Results 1 to 4 of 4
    • Member Info
      • Native Language:
      • Portuguese
      • Home Country:
      • Tuvalu
      • Current Location:
      • Tuvalu

    • Join Date: Oct 2007
    • Posts: 1,860
    #1

    to take on


    Dave, who at first blew hot and cold at the idea, eventually agreed to take on the task.



    hi,
    I bumped into this very interesting phrasal verb. Is it frequently used by natives, please? Its meaning is "take the responsability", right?
    Thanks.

  1. stuartnz's Avatar
    • Member Info
      • Native Language:
      • English
      • Home Country:
      • New Zealand
      • Current Location:
      • New Zealand

    • Join Date: Mar 2008
    • Posts: 1,370
    #2

    Re: to take on

    Quote Originally Posted by jctgf View Post

    Dave, who at first blew hot and cold at the idea, eventually agreed to take on the task.



    hi,
    I bumped into this very interesting phrasal verb. Is it frequently used by natives, please? Its meaning is "take the responsability", right?
    Thanks.
    (not a professional teacher) The OED lists around 18 meanings for "take on", but this one seems best here:
    "To undertake; to begin to handle or deal with, to ‘tackle’." One of the citations for this definition is " I had taken on a task, and I was bound to see it through."
    So you could say that it implies accepting the responsibility of finsihing whatever task or assignment you've "taken on".

    • Member Info
      • Native Language:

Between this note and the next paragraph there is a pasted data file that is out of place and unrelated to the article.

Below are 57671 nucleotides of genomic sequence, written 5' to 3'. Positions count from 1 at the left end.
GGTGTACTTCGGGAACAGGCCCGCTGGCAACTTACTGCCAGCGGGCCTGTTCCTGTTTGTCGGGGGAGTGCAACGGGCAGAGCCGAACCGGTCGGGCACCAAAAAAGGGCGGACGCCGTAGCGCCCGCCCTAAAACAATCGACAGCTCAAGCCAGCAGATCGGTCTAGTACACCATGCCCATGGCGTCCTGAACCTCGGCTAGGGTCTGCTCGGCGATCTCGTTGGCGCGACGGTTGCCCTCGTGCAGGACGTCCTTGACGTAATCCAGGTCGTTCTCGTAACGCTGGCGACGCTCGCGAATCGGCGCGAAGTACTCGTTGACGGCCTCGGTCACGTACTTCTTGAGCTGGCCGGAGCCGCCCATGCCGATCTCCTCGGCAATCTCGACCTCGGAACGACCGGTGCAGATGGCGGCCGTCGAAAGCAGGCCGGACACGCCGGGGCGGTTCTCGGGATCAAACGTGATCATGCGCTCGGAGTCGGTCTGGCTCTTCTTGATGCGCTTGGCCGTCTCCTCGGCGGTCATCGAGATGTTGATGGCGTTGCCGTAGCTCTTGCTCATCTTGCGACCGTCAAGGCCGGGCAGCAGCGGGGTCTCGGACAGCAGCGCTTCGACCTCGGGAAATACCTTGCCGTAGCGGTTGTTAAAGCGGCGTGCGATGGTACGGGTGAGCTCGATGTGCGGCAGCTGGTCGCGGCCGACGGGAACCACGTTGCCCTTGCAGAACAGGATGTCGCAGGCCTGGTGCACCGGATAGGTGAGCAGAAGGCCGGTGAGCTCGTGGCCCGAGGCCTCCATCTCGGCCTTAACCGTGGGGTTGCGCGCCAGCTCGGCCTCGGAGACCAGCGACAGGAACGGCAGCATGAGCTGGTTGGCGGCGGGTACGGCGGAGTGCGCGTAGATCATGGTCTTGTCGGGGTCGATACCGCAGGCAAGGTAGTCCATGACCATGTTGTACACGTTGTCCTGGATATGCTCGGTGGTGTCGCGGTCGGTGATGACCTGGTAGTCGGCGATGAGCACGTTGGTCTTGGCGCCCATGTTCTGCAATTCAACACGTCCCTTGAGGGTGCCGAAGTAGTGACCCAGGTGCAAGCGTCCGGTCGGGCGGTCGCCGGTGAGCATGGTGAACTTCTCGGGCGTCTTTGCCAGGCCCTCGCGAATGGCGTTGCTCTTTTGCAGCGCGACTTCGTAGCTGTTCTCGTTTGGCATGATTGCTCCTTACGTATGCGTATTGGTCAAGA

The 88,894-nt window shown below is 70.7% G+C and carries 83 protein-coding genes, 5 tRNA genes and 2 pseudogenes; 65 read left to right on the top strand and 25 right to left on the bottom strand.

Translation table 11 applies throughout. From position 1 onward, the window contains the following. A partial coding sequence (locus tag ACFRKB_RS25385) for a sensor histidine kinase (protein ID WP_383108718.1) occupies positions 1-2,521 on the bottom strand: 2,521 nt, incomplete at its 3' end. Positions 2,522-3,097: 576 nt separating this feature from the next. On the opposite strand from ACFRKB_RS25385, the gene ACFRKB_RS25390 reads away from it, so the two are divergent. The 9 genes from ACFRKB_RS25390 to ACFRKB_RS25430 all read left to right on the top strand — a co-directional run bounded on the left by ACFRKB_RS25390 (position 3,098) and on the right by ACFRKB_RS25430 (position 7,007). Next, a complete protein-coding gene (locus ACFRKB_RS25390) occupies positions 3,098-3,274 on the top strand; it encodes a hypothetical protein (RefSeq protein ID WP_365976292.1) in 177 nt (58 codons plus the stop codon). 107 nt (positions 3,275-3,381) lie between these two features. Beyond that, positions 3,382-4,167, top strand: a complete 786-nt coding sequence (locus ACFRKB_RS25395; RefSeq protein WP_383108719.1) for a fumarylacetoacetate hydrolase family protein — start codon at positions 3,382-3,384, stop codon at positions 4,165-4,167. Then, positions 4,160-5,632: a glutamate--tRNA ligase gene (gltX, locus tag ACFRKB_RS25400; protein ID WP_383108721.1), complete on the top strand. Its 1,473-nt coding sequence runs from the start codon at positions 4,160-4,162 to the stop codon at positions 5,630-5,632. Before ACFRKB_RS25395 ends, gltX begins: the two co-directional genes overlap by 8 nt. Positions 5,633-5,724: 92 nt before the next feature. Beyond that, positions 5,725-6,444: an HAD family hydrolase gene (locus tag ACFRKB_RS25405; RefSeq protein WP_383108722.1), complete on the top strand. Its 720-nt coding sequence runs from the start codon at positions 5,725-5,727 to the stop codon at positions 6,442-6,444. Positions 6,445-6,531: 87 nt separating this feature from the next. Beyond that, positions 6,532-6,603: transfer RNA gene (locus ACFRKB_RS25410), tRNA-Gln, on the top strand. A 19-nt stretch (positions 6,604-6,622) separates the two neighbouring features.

• Portuguese
      • Home Country:
      • Tuvalu
      • Current Location:
      • Tuvalu

    • Join Date: Oct 2007
    • Posts: 1,860
    #3

    Re: to take on

    Thanks a lot.
    Is it frequently used by natives, please?
    Thanks again.

  2. stuartnz's Avatar
    • Member Info
      • Native Language:
      • English
      • Home Country:
      • New Zealand
      • Current Location:
      • New Zealand

    • Join Date: Mar 2008
    • Posts: 1,370
    #4

    Re: to take on

    Quote Originally Posted by jctgf View Post
    Thanks a lot.
    Is it frequently used by natives, please?
    Thanks again.
    Speaking only for NZ English, I would say "very much so". A google search would suggest the same of other Englishes. It is a very common, everyday sort of expression, particularly in the working environment.

Bookmarks

Posting Permissions

  • You may not post new threads
  • You may not post replies
  • You may not post attachments
  • You may not edit your posts
  •